Cigar Cutter Buyer’s Guide

Cigar Cutter Buyers Guide

A cigar cutter can make or break your cigar, so don’t let just anything start chopping away at your stogie.  Check out the Cigar Cutter Buyers guide and learn which cutter is right for you!

Guillotine Cigar Cutters

Single Blade Guillotine Cigar Cutter

Single Blade Guillotine Cigar Cutter:  Single blade cutters are very common and often used as “freebies” from your local tobacconist.

They do a fine job of cutting cigars, however they are bit more risky then their siblings that possess more blades.  In short, the blade only cuts through the cigar, once the cigar is pinned up against the plastic or metal siding.  This runs the risk of pressing the side that is away from the cigar, and possibly cracking or starting to unravel the wrapper.  When it comes to luxury tobacco, I personally believe a good rule of thumb is that your method of cutting should cost more than the cigar you’re cutting.  Cutting a $10 – $25 cigar with a $2 cutter could ruin the whole experience.



Double Blade Guillotine Cigar Cutter


Double Blade Guillotine Cigar Cutter: (Image of Xikar Guillotine Cutter) The double blade cutter is far more consistent and safe when compared to the single blade cutter.  Each blade applies pressure to the cigar at the same time usually producing a clean and swift cut with minimal accidents.  As is the single blade, the double blade requires both hands to cut the cigar, and it may even be worth practicing a few times to make sure that you get it right, as a steady hand is needed to achieve the optimal cut.  If you’re a big cut kind of person, meaning that you like to take off a nice portion of the head of the cigar to pull more smoke, or even smoke faster, then the Double Blade Guillotine is right for you.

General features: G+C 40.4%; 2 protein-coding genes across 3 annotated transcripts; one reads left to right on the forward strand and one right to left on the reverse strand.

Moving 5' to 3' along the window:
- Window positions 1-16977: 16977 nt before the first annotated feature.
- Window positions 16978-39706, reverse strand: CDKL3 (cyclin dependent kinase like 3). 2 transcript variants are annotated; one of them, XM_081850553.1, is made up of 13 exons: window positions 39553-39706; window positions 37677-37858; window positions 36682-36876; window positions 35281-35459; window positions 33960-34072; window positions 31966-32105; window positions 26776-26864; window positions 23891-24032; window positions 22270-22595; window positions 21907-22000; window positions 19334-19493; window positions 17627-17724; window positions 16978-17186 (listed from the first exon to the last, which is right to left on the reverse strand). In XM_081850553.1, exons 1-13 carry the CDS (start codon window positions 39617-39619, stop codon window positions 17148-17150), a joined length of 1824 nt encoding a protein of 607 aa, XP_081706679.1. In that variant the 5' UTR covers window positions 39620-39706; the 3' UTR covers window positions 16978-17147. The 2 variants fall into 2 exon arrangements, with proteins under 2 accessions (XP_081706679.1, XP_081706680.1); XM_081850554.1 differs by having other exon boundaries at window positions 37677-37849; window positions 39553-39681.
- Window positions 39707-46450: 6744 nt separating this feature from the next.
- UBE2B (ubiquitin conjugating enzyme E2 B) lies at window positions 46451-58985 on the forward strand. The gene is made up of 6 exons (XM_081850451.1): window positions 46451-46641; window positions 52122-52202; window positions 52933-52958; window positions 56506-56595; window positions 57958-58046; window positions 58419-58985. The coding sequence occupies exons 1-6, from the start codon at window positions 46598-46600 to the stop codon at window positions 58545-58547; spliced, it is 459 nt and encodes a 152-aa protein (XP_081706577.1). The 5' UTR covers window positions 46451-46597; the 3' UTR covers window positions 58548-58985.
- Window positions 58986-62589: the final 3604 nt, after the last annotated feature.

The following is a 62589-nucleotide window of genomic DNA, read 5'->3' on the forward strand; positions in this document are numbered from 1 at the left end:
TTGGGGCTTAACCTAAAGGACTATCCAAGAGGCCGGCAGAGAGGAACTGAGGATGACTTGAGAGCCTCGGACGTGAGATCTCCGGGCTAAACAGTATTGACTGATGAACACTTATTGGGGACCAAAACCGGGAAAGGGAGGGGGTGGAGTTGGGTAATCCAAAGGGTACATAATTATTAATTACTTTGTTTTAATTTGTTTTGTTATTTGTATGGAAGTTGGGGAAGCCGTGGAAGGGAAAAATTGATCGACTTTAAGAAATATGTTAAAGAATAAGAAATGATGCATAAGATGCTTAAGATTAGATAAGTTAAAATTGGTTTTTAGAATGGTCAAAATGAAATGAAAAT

Scissor Guillotine Cigar Cutter


Scissor Guillotine Cigar Cutter:The scissor Guillotine brings the effectiveness of the double blade to the control of a pair of scissors for what I believe is the optimal cutting option.  Short of a stationary cutter that you affix to a table, the Scissor Guillotine is your best bet.  Especially if you’re a true aficionado, attempting the perfect cut with every attempt, the Scissor guillotine will certainly give you the control needed to achieve that cut.




Wedge Cigar Cutters

Wedge Cigar Cutter ("V Cutter")


Portable Wedge Cutter: Similar to the guillotine cutters, this mobile cutter offers the same time of grip and feel.  the only difference is in the puncture to the cigar.  Believe it or not, most Wedge Cutters, also known as V Cutters, perform a very clean cut. The picture also depicts the type of cut made by a V Cutter.  Generally this offers a good amount of smoke, with minimal debris ending up in your mouth, however on lesser quality cigars, a wedge cutter can equal certain doom!






Keychain Cigar Punch


Key chain punch: the travelers dream.  I’ve had more cigar cutters taken from me at Airport security, you’d be sick if you actually knew the amount.  However I’ve never had a punch taken from me They pose no threat, at least to everything but cigars.  A punch is a great option, and sometimes if I’m nervous about making a cut on a cigar with a shallow head, I’ll give it the old punch for sure. No fuss, no mess, a great option. It just feels different in your mouth so be sure to give it a try once or twice before you commit to punching all of your cigars.





Xikar Versa Carbon Fiber Lighter


Punch on a lighter: Now we’re getting towards the “Swiss Army Knife” of cigar smoking, as its easy on the pockets (in terms of items you need to carry) and it serves two purposes… You guessed it!  Punching and Lighting your Cigar! Punches on lighters are generally a bit more shallow then those stand alone punches, however the one pictured here offers two different types of punches. Sure the variety for preference, but also for different types of cigars.  Perhaps a larger punch on a larger gauge cigar would offer a better smoke? Its up for debate by that’s our two cents.




There are other types of cigar cutters, that’s for sure.  But these are by far the most common and popular. (and easy to find at your local tobacconist’s shop) I would recommend trying them all to see which you like the most / least, and then move forward from there.  If it’s one thing about luxury tobacco, it’s that their is no right answer. It’s mostly preference and ultimately personal trial and error that will get you to what’s right for you.  Get educated, then make decisions.


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